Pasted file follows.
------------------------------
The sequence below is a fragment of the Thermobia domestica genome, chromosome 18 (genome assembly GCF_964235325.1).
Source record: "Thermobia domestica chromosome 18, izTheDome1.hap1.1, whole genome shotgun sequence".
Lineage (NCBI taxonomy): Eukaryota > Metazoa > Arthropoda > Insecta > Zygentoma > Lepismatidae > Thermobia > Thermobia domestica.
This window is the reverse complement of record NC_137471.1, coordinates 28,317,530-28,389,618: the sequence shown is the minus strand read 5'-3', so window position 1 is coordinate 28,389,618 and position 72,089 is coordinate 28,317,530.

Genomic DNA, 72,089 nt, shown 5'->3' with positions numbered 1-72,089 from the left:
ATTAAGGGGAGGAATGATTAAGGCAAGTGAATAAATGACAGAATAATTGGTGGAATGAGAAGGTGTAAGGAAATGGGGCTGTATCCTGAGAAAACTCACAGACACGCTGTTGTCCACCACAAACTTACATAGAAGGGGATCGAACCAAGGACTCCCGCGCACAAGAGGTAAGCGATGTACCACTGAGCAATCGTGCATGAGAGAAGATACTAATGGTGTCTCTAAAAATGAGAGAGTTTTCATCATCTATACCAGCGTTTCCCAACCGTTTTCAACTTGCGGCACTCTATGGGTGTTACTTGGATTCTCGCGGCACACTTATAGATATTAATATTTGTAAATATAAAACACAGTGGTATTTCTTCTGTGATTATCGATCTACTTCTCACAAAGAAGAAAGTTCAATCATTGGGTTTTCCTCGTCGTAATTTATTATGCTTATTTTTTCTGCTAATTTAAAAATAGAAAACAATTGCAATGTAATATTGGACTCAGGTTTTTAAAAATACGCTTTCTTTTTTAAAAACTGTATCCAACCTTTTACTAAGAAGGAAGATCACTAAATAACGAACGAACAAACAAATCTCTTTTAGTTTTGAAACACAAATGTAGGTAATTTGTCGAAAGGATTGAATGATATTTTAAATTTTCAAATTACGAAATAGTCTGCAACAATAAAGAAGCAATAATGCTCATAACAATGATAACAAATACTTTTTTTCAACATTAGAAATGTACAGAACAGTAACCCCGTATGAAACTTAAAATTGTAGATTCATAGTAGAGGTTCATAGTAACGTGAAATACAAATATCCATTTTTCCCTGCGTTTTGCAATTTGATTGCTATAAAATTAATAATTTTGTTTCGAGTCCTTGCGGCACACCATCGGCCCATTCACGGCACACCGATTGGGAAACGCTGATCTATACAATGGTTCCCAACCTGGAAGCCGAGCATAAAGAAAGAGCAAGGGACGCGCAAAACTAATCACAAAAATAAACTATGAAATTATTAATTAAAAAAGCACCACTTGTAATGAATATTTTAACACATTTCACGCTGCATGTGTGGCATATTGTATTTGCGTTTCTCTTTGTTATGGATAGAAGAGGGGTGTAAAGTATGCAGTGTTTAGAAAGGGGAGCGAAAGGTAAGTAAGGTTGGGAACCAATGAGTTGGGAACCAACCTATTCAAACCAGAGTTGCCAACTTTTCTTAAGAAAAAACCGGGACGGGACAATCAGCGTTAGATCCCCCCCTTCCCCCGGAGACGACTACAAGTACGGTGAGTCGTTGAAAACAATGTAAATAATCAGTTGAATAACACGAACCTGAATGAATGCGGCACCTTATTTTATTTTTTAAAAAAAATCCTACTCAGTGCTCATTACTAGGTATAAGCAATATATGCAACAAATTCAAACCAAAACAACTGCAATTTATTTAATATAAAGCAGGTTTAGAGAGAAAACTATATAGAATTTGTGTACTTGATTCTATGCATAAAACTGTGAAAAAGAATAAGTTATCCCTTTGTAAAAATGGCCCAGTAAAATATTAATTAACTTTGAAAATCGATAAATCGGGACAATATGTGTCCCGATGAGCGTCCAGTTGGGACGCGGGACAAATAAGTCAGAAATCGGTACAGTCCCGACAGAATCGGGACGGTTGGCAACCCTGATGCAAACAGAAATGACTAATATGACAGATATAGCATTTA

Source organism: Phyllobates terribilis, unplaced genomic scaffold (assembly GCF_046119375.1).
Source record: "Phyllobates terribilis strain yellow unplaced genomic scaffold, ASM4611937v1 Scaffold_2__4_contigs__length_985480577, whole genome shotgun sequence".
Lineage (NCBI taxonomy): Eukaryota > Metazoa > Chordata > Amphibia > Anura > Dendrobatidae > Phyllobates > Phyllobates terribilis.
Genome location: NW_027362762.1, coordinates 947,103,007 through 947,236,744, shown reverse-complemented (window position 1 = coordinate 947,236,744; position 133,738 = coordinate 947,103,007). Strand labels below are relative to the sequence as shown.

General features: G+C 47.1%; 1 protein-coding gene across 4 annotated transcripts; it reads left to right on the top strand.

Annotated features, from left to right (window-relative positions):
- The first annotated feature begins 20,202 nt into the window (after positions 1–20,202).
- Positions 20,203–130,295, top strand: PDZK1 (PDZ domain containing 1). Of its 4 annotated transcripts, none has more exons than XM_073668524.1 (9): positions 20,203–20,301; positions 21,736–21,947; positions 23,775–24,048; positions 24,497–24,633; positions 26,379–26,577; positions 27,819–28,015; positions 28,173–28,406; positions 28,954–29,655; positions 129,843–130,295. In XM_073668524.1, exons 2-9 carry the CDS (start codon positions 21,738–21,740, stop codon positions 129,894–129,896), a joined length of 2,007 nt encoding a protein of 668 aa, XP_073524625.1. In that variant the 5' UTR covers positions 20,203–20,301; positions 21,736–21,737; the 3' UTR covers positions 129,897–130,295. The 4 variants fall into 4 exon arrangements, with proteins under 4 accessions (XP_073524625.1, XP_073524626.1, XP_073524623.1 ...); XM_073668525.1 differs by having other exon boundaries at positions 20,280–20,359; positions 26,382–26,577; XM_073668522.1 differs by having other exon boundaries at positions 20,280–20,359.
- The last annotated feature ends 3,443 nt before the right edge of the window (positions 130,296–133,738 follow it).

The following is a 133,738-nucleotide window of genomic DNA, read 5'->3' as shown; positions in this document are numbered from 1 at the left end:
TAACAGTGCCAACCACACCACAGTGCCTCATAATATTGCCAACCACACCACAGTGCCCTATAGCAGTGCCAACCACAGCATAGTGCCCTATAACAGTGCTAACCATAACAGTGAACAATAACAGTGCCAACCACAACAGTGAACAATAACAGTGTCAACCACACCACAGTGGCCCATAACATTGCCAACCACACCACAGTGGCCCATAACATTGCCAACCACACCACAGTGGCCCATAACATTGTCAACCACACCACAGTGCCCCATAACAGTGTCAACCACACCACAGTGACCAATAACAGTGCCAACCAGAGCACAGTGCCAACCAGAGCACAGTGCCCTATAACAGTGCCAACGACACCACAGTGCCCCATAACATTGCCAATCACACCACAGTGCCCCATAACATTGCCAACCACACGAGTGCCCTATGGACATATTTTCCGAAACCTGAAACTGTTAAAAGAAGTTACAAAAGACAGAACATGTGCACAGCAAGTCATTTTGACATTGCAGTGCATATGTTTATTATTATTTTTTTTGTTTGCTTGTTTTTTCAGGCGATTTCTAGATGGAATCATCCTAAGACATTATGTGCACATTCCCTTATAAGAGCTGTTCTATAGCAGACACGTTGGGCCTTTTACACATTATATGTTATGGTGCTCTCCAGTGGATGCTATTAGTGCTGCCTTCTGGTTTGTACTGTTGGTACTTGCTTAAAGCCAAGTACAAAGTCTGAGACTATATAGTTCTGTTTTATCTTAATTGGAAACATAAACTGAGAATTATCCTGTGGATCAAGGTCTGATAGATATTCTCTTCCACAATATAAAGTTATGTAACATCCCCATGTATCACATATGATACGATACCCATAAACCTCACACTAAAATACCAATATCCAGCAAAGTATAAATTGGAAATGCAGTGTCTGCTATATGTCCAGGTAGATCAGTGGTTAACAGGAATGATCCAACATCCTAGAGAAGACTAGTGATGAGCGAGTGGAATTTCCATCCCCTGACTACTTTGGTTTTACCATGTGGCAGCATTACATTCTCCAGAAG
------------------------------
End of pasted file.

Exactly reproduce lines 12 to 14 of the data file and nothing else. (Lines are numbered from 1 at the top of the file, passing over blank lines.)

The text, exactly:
Annotated features, from left to right (window-relative positions):
- The first annotated feature begins 20,202 nt into the window (after positions 1–20,202).
- Positions 20,203–130,295, top strand: PDZK1 (PDZ domain containing 1). Of its 4 annotated transcripts, none has more exons than XM_073668524.1 (9): positions 20,203–20,301; positions 21,736–21,947; positions 23,775–24,048; positions 24,497–24,633; positions 26,379–26,577; positions 27,819–28,015; positions 28,173–28,406; positions 28,954–29,655; positions 129,843–130,295. In XM_073668524.1, exons 2-9 carry the CDS (start codon positions 21,738–21,740, stop codon positions 129,894–129,896), a joined length of 2,007 nt encoding a protein of 668 aa, XP_073524625.1. In that variant the 5' UTR covers positions 20,203–20,301; positions 21,736–21,737; the 3' UTR covers positions 129,897–130,295. The 4 variants fall into 4 exon arrangements, with proteins under 4 accessions (XP_073524625.1, XP_073524626.1, XP_073524623.1 ...); XM_073668525.1 differs by having other exon boundaries at positions 20,280–20,359; positions 26,382–26,577; XM_073668522.1 differs by having other exon boundaries at positions 20,280–20,359.